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Investigating the themes for professional learning to promote the development of positive relationships to support learning

Written by: David Atkinson
6 min read
David Atkinson (CLead), Headteacher, Dr Challoner’s Grammar School, UK  Introduction A core purpose of education, since the time of Aristotle, is to develop the next generation of people of good character, for the benefit of those people and for society as a whole. Recent experience suggests that, more than ever, it is important that we ‘should help prepare for the tests of life, rather than simply a life of tests’ (Jubilee Centre for Character and Virtues, 2017, p. 11). Modern life is more complicated and challenging than ever before, and our young people need to be equipped to manage its uncertainty, competitiveness and relentlessness. A good education for character, alongside academic progress, can prepare them for the challenges that they face today and in the future, and help them to know how to flourish as they become independent adults (Morgan, 2017).  This case study explores a research programme conducted by teachers to identify practice that develops and utilises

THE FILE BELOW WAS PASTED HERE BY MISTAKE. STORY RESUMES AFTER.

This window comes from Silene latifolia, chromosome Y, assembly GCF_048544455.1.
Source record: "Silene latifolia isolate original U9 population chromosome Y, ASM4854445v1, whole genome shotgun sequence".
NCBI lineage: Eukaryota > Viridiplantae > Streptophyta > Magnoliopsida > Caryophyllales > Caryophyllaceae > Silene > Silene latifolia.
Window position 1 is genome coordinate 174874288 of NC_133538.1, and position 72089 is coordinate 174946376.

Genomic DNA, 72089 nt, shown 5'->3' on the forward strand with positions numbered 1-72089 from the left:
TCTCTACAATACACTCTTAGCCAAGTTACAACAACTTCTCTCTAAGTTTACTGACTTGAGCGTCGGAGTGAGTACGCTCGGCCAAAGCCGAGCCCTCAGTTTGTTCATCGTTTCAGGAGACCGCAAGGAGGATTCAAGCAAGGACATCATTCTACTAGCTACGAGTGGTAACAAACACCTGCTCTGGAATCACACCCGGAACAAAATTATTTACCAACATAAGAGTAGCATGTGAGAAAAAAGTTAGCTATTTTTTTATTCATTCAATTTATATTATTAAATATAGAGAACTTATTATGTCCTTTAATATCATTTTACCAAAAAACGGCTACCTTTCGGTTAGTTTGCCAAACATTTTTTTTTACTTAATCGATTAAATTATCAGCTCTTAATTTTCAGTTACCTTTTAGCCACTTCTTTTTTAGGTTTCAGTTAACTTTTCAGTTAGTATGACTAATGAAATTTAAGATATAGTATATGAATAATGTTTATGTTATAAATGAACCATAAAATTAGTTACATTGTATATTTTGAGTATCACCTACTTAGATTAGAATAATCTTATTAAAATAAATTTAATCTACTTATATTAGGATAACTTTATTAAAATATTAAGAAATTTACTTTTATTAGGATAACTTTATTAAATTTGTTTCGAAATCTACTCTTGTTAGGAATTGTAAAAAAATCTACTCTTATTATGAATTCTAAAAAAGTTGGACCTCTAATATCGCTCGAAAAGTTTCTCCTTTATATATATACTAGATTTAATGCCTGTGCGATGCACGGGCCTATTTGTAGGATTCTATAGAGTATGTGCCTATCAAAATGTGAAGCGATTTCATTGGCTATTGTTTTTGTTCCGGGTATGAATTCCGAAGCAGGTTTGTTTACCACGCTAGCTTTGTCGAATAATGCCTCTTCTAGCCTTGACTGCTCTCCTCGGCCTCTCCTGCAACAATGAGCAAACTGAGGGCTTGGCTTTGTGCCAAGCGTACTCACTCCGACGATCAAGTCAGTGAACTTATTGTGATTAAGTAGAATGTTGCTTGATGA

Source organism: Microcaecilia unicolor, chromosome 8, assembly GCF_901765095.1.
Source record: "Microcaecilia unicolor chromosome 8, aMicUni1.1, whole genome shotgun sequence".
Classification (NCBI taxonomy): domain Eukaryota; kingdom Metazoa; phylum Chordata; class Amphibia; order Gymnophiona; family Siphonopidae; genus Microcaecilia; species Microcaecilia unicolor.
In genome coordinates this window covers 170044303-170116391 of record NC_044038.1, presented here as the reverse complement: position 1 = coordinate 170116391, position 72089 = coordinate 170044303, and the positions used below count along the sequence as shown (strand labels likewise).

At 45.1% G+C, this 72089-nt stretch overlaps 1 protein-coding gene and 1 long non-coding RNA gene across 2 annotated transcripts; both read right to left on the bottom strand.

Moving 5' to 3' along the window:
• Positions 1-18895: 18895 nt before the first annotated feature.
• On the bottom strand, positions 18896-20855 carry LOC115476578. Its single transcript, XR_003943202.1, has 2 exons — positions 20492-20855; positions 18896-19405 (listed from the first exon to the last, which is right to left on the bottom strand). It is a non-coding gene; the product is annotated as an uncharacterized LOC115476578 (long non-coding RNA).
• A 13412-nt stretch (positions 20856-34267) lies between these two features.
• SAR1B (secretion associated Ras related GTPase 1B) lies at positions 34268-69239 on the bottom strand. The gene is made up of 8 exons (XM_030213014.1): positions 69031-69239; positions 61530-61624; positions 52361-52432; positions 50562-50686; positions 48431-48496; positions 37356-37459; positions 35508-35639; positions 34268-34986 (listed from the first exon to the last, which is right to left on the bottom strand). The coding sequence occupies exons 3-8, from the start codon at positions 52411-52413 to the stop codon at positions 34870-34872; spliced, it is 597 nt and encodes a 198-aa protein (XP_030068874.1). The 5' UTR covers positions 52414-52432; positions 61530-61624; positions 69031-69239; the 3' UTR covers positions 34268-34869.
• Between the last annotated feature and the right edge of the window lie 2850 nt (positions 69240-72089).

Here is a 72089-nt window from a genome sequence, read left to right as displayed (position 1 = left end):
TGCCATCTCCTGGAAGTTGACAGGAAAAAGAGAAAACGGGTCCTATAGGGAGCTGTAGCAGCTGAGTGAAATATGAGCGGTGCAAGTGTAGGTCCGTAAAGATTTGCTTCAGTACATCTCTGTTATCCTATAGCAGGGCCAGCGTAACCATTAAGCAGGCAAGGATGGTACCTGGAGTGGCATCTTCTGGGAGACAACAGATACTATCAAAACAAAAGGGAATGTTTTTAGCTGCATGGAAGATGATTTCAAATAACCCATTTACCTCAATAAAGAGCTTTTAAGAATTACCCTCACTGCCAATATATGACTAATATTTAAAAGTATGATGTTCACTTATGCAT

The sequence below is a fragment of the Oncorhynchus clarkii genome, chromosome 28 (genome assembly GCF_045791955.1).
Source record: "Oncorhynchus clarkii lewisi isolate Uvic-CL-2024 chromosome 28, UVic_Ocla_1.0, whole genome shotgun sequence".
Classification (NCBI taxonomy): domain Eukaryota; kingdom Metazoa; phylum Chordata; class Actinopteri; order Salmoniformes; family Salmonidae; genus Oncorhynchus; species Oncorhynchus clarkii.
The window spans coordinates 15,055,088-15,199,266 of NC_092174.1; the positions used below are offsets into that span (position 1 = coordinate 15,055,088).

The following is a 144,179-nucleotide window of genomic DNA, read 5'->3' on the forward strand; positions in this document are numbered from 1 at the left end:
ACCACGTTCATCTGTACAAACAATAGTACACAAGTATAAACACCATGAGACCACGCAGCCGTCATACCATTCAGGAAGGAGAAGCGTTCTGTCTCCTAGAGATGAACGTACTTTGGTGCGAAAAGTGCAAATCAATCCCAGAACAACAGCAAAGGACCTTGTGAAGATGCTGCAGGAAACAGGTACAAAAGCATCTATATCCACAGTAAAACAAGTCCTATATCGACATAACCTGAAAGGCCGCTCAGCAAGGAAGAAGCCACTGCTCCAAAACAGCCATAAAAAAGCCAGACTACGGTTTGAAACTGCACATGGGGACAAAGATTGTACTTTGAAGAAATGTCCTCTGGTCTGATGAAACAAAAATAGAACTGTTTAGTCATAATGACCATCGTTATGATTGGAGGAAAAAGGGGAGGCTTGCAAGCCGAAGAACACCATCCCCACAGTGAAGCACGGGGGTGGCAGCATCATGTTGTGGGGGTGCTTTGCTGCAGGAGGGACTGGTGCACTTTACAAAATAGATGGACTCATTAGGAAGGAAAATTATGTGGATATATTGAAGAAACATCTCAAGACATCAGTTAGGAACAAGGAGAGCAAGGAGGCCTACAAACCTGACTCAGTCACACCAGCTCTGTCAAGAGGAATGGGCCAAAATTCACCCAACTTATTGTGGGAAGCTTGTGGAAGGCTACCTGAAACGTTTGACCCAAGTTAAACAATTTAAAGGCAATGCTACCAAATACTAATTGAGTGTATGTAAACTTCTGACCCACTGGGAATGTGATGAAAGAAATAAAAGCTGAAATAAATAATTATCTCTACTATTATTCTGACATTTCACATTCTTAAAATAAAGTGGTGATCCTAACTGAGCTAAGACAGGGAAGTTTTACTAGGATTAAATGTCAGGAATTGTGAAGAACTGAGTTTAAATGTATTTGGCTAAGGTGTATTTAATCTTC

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    Stephen Bailey

    This is a really interesting piece to observe as an early stage intervention based around character education. I am considering how to implement a character education pilot programme in a school in which the learners are new to me, so seek to build academic resilience.

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